# Need a hint with this question

I'm looking over one of my past papers and I'm having some trouble with the following question.

By considering the series expansion of: $\ln(1-z)$, where $z=\frac{e^{i\theta}}{2}$, show that $$\ln(\frac2{\sqrt{5-4\cos(\theta)}})=\sum_{n=1}^{\infty}\frac{\cos n\theta}{n2^n}$$

I'm not really sure what to do. I know that $$-\ln(1-z)=\sum_{n=1}^{\infty}\frac{z^n}{n}$$ therefore I was trying to get $\dfrac{\sqrt{5-4\cos(\theta)}}{2}$ into the form $1-z$ for some $z$.

Also $$-\ln(1-\frac{e^{i\theta}}{2})=\sum_{n=1}^{\infty}\frac{\cos(n\theta)+i\sin(n\theta)}{n2^n}$$ So I *know* that $$\ln(\frac{2}{\sqrt{5-4\cos(\theta)}})=\sum_{n=1}^{\infty}\frac{\cos n\theta}{n2^n}=\Re(-\ln(1-\frac{e^{i\theta}}{2}))$$ but I didn't have much success either way I've tried it. Could anyone point me in the right direction?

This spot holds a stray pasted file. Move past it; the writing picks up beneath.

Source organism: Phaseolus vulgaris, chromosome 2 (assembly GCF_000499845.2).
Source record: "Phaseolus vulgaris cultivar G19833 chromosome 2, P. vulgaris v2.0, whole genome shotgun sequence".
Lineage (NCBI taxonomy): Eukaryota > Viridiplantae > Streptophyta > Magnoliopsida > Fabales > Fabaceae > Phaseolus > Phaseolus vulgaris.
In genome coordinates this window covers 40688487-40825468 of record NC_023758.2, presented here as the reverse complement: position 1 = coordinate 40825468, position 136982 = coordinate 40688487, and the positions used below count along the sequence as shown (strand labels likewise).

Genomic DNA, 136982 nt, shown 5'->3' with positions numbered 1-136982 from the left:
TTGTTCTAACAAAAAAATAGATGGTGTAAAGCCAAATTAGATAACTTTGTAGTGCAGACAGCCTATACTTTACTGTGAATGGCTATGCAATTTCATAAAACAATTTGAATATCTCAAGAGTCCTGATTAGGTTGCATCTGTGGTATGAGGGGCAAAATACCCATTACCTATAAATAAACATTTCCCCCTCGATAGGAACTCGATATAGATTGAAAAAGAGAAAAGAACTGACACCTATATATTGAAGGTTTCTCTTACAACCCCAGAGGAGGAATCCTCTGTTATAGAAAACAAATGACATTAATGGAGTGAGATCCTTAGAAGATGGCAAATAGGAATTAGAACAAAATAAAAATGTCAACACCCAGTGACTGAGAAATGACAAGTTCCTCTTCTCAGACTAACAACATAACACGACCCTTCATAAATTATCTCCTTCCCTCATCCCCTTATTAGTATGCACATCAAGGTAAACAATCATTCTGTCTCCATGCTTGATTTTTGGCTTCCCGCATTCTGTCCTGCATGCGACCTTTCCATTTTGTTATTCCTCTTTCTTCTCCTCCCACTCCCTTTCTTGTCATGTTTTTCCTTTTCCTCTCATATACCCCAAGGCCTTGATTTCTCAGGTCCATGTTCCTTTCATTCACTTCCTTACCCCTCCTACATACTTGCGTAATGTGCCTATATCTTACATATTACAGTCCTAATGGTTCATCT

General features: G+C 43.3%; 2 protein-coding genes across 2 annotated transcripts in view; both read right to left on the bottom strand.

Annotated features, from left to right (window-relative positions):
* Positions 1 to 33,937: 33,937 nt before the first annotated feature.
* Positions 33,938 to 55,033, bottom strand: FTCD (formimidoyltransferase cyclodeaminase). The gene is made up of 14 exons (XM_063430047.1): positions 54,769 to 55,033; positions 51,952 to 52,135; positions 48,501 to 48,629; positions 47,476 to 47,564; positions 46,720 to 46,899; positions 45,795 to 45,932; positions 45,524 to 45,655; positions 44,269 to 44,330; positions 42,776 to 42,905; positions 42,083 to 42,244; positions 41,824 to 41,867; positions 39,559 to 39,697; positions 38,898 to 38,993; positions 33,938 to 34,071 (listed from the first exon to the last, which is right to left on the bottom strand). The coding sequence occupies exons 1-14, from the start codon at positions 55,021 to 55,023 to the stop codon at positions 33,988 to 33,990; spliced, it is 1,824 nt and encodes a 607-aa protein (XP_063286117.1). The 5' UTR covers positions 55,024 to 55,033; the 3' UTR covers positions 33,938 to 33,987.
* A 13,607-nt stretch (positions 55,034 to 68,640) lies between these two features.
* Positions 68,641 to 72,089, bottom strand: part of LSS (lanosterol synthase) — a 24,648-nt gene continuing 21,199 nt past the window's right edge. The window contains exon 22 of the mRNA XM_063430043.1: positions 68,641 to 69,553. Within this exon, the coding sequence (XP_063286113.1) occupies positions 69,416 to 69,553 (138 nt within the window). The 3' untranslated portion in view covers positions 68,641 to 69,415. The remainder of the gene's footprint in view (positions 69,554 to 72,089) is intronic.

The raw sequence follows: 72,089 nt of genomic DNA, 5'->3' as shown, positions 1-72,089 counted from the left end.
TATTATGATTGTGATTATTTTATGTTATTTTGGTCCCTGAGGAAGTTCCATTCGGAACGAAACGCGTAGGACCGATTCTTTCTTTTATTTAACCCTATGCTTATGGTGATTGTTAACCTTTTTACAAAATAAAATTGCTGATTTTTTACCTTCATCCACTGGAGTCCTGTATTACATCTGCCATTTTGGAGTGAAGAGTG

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That power series is missing some powers, isn't it? It should be $\sum z^n/n$, I think. –  Dylan Moreland May 13 '12 at 15:10
You're correct, I've fixed it –  Maciek May 13 '12 at 15:16
You know $\ln\,z=\ln\,|z|+i\arg\,z$, yes? –  Guess who it is. May 13 '12 at 15:21

## 2 Answers

Hint:

Given that $\log{z} = \log|z| + i\arg{z}$, we have:

\begin{align} \Re\left(-\log\left(1-\frac{e^{i\theta}}{2}\right)\right) &= -\log\left|1-\frac{e^{i\theta}}{2}\right| \\ &= -\log\left|1 - \frac{\cos{\theta} + i \sin{\theta}}{2}\right| \\ &= -\log\left|\left(1 - \frac{\cos\theta}{2}\right) - i\frac{\sin\theta}{2}\right| \end{align}

Now simplify.

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Hint:

$$\frac{2}{\sqrt{5-4\cos\theta}}=\sqrt{\frac{4}{(2^2+1)-2e^{i\theta}-2e^{-i\theta}}}=\sqrt{\frac{2\cdot2}{(2-e^{i\theta})(2-e^{-i\theta})}}=\sqrt{\frac{1}{1-z}}\sqrt{\frac{1}{1-\bar{z}}}.$$

Keep in mind the logarithm rules and how trig functions decompose into complex exponentials.

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